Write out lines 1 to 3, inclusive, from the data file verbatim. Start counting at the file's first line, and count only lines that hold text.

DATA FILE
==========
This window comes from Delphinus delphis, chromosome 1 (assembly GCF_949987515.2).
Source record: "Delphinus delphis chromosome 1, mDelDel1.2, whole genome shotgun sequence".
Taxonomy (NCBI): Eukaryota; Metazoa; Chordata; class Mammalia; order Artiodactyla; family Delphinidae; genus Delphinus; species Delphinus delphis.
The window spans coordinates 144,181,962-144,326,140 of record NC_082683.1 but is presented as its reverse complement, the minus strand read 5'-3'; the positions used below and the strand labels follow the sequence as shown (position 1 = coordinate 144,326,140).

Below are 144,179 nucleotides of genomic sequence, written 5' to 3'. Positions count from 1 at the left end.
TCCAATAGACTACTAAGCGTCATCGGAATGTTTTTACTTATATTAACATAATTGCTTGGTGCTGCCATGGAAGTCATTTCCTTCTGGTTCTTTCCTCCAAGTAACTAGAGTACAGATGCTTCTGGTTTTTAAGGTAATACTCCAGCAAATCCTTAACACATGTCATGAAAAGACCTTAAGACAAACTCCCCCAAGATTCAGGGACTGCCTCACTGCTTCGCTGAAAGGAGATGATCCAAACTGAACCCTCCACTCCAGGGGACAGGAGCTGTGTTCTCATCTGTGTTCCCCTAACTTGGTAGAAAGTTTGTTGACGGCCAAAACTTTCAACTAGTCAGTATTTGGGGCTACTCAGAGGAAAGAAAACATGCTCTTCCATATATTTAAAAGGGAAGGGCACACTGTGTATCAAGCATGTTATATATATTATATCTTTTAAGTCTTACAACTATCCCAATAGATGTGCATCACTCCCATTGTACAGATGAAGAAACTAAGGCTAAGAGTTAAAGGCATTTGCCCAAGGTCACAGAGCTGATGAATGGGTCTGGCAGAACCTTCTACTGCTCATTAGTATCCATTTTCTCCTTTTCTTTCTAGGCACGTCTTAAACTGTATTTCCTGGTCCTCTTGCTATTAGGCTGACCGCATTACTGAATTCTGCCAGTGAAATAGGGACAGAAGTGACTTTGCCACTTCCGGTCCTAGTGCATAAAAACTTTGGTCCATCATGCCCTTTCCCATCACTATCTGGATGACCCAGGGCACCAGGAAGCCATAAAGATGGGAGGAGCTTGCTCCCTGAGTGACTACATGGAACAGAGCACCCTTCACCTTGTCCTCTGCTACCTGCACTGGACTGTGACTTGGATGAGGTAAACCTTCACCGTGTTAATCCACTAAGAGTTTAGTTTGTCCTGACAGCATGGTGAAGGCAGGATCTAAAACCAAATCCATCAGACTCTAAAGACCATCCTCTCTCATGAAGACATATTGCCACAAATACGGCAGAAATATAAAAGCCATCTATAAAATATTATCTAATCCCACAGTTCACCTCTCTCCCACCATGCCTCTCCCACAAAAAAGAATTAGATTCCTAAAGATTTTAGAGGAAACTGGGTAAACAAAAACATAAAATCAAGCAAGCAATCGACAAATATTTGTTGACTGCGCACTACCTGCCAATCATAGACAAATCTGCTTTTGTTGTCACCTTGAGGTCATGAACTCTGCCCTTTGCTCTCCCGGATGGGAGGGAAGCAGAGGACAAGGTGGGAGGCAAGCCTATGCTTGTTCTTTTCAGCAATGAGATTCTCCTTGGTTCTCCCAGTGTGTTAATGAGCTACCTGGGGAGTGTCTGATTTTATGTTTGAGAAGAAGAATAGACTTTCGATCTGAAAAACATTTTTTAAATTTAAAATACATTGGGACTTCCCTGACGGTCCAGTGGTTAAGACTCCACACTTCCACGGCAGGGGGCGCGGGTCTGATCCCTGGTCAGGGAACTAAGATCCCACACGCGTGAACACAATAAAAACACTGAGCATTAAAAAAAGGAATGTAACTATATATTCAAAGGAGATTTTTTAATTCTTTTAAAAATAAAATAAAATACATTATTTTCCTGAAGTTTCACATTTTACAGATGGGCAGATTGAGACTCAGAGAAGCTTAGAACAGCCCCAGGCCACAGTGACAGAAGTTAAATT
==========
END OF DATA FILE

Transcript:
This window comes from Delphinus delphis, chromosome 1 (assembly GCF_949987515.2).
Source record: "Delphinus delphis chromosome 1, mDelDel1.2, whole genome shotgun sequence".
Taxonomy (NCBI): Eukaryota; Metazoa; Chordata; class Mammalia; order Artiodactyla; family Delphinidae; genus Delphinus; species Delphinus delphis.